Turning to the outlook, we are encouraged by underlying demand for our products and based on input from our customers continue to anticipate a solid year for global EAF steel and the markets that drive our Engineered Solutions segment.

We expect '08 sales to increase 16% to 18%, up from our prior guidance of 12% to 14%. As a result, we target income before special items to improve 35% year-over-year to $310 million to $320 million and cash flow from operations to be approximately $180 million. While we did see a benefit in Q1 from a lower tax rate, we do not foresee this continuing throughout the year and we reiterate our prior guidance on the tax front of a rate of 27% to 29% for the full year.

This concludes our prepared remarks, and let's open it up for questions.

Question And Answer

Operator

[Operator Instructions]. Our first question will come from Ian Zaffino with Oppenheimer.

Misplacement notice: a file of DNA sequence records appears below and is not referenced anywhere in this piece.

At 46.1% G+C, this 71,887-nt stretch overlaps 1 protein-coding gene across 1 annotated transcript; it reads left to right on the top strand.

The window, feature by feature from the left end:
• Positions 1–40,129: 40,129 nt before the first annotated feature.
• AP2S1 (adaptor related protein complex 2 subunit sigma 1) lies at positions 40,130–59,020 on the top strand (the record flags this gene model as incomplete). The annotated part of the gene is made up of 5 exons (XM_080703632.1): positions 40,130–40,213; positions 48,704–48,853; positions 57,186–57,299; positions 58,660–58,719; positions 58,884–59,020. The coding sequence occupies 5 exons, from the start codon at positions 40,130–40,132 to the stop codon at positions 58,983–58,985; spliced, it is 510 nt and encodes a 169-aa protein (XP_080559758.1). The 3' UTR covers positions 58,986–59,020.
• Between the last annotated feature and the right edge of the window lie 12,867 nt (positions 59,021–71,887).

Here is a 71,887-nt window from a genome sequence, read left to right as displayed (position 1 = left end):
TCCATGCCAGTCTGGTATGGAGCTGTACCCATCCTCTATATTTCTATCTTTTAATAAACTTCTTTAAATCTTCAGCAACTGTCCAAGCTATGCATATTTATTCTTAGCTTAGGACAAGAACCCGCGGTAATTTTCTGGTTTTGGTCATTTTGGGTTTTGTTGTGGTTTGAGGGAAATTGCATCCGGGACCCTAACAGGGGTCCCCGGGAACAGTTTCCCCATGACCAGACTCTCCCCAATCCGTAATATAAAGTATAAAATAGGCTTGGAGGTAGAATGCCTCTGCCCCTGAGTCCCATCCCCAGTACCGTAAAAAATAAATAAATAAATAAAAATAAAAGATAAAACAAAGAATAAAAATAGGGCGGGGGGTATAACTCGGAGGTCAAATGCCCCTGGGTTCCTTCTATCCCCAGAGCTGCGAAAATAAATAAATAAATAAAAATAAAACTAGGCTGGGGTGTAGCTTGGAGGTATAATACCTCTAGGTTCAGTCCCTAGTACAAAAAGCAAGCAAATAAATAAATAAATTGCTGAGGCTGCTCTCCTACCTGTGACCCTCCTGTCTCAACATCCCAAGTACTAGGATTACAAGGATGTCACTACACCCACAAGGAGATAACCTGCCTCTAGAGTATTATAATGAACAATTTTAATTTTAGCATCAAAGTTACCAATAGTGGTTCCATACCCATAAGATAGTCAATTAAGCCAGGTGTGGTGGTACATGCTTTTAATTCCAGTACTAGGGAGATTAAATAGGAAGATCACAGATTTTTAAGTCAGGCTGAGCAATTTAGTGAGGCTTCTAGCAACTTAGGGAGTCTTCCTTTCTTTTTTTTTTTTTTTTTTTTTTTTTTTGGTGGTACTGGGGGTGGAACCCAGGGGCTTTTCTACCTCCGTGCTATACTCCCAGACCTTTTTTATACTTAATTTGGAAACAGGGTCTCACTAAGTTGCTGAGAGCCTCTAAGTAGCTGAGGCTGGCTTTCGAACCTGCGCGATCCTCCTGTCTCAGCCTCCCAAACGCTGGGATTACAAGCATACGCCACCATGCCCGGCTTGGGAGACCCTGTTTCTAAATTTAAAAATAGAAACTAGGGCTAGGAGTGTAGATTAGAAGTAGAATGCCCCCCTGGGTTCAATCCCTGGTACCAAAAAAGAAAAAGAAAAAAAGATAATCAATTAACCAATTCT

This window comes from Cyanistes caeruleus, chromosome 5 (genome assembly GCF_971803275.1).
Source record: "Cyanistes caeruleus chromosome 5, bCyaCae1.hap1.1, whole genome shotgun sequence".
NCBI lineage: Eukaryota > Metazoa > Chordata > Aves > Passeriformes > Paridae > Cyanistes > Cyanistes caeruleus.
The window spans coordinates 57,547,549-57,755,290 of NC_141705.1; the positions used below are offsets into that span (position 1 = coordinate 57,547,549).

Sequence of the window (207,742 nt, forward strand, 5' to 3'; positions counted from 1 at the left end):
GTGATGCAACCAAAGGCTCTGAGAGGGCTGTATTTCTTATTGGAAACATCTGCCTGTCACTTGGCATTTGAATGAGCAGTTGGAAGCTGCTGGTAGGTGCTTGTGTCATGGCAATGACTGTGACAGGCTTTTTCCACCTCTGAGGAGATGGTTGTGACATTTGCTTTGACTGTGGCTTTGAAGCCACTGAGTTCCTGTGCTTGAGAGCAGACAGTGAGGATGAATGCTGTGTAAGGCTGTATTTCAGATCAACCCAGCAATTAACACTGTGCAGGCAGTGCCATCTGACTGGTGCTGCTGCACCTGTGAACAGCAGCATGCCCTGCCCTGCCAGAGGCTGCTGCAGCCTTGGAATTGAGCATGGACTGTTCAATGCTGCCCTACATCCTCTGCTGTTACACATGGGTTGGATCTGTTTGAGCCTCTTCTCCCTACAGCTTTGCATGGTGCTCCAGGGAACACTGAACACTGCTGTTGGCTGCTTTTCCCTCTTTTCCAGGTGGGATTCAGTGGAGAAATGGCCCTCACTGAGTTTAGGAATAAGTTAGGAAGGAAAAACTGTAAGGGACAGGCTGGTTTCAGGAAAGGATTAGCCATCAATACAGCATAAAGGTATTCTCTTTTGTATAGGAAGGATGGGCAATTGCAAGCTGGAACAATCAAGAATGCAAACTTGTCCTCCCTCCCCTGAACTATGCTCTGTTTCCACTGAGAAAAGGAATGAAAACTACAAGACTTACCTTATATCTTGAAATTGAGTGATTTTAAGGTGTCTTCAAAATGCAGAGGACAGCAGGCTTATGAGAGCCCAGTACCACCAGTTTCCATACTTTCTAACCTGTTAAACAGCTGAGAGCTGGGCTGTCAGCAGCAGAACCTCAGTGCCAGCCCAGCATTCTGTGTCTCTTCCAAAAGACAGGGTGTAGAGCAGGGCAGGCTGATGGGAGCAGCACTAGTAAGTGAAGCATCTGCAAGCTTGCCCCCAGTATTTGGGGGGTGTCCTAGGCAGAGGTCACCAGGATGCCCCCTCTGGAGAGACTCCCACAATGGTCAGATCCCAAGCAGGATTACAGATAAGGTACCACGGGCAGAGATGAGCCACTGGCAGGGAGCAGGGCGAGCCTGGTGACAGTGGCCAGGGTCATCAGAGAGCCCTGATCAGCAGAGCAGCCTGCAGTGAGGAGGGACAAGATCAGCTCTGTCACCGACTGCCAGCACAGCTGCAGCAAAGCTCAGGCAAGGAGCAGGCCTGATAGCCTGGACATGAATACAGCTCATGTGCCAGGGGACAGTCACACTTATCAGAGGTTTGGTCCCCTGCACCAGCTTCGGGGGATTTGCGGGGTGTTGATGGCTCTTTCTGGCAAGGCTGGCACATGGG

Ian A. Zaffino - Oppenheimer & Co., Inc.

Hi, good morning, very good quarter.

Craig S. Shular - President and Chief Executive Officer

Thanks, Ian. How are you today?

Ian A. Zaffino - Oppenheimer & Co., Inc.

Not too bad. Alright, just wanted to get in to your guidance a little bit, can you give us an idea of how much is driven by pricing, sales mix, currency, just if you could break that down, it will be helpful.

Craig S. Shular - President and Chief Executive Officer

Well, on the annual guidance, we don't break it down that way. In Q1 we've given some color that sales mix was about $0.03 impact in the quarter and then the favorable tax rate was about $0.05, but on a go forward, annual guidance we do not break it down by the components.

Ian A. Zaffino - Oppenheimer & Co., Inc.